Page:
Big 12: Sam Braford
Posted by ESPN.com's Tim Griffin
Earlier this week, Texas Tech coach Mike Leach commented that the "rebuilding question" is vastly overrated for his team.
"Sure, we're going to lose [Michael] Crabtree and [Graham] Harrell, but the fact is we've done it about seven times before," Leach said.
Which is true. But the transformation will become a lot harder if Leach carries through with his plans to suspend pass-rushing threat McKinner Dixon for failing to keep up with his academic demands.
Leach is adamant about education and particularly for Dixon, who was given a second chance after flunking out of school after a sterling freshman season in 2005.
Dixon got his grades back up at Cisco Junior College and returned to Tech last season to become the same kind of transcendent defensive threat he had been before he left the first time. In the process, he notched nine sacks and 11 tackles for losses -- both leading totals for Tech returnees this season.
I've got to believe that Leach will try everything he can to get Dixon back into class and his grades up. He's that good of a defensive player and his return would keep the Red Raiders at a level that could enable them to challenge the likes of Oklahoma and Texas in the Big 12 South Division.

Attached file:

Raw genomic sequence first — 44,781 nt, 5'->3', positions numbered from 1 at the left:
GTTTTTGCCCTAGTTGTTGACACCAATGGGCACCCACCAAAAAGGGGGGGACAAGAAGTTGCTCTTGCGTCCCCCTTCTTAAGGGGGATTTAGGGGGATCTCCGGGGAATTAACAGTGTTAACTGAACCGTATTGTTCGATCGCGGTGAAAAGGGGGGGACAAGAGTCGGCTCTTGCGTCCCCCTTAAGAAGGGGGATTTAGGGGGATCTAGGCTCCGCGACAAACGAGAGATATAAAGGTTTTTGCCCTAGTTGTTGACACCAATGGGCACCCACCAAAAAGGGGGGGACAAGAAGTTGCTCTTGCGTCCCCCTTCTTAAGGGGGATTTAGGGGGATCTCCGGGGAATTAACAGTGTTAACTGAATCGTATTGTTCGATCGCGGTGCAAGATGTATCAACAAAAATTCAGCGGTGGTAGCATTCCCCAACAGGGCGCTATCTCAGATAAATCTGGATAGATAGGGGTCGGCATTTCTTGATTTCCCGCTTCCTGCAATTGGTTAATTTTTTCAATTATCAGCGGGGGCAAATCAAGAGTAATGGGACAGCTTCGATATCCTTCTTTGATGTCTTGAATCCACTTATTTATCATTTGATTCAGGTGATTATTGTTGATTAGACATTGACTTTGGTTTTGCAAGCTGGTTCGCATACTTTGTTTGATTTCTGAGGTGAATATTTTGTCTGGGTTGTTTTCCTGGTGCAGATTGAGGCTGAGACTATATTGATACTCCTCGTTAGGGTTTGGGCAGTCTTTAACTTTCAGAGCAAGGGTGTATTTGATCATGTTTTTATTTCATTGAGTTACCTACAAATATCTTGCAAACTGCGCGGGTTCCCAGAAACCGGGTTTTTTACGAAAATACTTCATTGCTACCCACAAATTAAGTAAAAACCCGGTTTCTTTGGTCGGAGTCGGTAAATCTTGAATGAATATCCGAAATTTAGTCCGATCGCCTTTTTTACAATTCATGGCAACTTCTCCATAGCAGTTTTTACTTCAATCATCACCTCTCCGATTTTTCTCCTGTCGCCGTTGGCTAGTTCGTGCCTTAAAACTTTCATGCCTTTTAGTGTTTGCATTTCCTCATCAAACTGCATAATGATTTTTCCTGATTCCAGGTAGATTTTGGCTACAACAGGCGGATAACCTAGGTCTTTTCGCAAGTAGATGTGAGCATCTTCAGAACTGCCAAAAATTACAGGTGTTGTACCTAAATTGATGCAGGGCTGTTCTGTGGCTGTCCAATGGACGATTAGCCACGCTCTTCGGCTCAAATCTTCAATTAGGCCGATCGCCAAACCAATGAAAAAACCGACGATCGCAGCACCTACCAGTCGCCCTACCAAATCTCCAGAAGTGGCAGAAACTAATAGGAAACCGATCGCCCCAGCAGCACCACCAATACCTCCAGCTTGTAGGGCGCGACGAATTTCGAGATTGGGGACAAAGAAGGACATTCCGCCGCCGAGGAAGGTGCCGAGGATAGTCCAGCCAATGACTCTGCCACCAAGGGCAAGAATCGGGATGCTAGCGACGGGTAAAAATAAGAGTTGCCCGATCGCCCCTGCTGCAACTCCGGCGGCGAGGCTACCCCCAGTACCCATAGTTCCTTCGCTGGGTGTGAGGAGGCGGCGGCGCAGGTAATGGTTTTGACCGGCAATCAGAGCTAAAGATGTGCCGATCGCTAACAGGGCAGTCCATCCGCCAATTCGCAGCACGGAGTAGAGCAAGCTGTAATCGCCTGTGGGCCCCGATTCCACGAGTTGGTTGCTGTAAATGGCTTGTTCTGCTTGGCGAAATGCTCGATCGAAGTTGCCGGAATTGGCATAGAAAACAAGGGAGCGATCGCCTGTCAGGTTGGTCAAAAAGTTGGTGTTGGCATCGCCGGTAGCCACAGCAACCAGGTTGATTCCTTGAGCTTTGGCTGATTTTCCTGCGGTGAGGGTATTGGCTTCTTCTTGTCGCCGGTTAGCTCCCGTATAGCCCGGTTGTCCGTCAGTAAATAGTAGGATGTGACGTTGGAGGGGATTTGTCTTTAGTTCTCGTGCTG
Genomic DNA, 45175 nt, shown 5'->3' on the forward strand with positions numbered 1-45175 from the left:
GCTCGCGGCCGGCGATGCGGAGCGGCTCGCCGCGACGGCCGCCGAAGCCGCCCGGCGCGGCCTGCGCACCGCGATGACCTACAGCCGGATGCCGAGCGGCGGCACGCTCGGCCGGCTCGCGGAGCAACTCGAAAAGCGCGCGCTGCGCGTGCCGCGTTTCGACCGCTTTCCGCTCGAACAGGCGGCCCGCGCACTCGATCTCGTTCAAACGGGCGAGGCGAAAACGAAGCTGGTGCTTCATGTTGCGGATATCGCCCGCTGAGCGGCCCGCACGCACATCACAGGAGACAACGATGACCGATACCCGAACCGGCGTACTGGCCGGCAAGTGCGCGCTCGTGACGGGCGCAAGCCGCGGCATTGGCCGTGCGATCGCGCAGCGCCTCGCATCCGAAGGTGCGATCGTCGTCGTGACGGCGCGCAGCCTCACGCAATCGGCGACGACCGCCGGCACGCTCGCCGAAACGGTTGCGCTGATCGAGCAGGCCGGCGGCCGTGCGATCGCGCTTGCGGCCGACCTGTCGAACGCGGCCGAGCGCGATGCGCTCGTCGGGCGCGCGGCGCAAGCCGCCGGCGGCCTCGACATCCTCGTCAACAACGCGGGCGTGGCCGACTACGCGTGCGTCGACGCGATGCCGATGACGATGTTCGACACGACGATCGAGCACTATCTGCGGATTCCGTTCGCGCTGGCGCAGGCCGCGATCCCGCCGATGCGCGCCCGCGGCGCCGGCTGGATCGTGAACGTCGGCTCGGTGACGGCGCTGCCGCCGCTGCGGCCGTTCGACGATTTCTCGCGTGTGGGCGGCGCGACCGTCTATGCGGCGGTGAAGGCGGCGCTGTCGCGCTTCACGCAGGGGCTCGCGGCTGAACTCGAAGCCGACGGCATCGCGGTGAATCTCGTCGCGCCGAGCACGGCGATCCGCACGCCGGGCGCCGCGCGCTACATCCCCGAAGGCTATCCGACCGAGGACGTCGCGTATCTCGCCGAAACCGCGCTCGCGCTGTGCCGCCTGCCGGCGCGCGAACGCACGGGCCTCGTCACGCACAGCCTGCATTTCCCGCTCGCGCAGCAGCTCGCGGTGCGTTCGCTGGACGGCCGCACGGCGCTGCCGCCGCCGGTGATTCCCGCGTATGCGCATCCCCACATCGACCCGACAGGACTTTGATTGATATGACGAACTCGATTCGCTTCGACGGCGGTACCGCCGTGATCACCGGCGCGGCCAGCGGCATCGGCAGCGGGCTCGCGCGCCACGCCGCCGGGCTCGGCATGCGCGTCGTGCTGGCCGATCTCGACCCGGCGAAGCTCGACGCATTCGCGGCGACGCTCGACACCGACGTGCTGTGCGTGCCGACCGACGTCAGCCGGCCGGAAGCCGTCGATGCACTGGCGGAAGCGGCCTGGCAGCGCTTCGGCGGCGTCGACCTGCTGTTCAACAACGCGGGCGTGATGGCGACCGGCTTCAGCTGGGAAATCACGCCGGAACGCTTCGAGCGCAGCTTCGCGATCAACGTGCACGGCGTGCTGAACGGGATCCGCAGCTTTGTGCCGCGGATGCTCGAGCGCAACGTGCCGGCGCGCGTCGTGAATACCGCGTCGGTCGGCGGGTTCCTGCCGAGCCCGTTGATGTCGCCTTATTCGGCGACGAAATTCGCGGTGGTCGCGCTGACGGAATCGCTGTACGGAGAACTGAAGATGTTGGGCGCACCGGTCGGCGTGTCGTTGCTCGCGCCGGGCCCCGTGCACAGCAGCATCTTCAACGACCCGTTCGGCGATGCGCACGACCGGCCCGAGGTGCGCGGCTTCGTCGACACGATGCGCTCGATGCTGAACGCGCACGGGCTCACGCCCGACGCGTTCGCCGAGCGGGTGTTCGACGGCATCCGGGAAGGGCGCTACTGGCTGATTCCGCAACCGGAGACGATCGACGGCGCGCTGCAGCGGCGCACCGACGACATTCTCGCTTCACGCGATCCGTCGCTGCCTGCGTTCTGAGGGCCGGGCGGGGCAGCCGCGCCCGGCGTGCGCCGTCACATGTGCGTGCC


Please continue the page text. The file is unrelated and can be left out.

The Red Raiders' defensive front with Dixon involved is one of their biggest defensive strengths. And that position is of paramount importance considering players like Sam Bradford, Colt McCoy, Todd Reesing and Robert Griffin on the Red Raiders' upcoming schedule.
Even after Brandon Williams declared early for the NFL draft, the return of projected starters Rajon Henley and Brandon Sharpe for Tech led to Dixon and Brandon Sesay cross-training at defensive end and defensive tackle this spring. Dixon likely would have been even more valuable for the Red Raiders by his ability to play two positions than merely one.
The Red Raiders already are solid inside with Colby Whitlock, Chris Perry and Victor Hunter at nose tackle and Richard Jones, Myles Wade and Britton Barbee at defensive tackle.
But Dixon was clearly the best pass-rushing threat they had and along with Whitlock, one of the Red Raiders' top two defenders in the trenches.
Leach told reporters Monday that he didn't see much hope in Dixon being able to come back.
That might have been his spin to try to get him back into class. But something tells me that a clearer indication of the Red Raiders' needs will be seen over their next few practices by Leach.
Even with the needs of doing everything possible to keep a standout pass-rushing threat, I'm guessing that Leach might not be willing to give Dixon much rope considering his earlier educational transgressions. And that might be a tough doghouse for Dixon to extricate himself from, after the allowances that Leach has already made for him earlier in his career.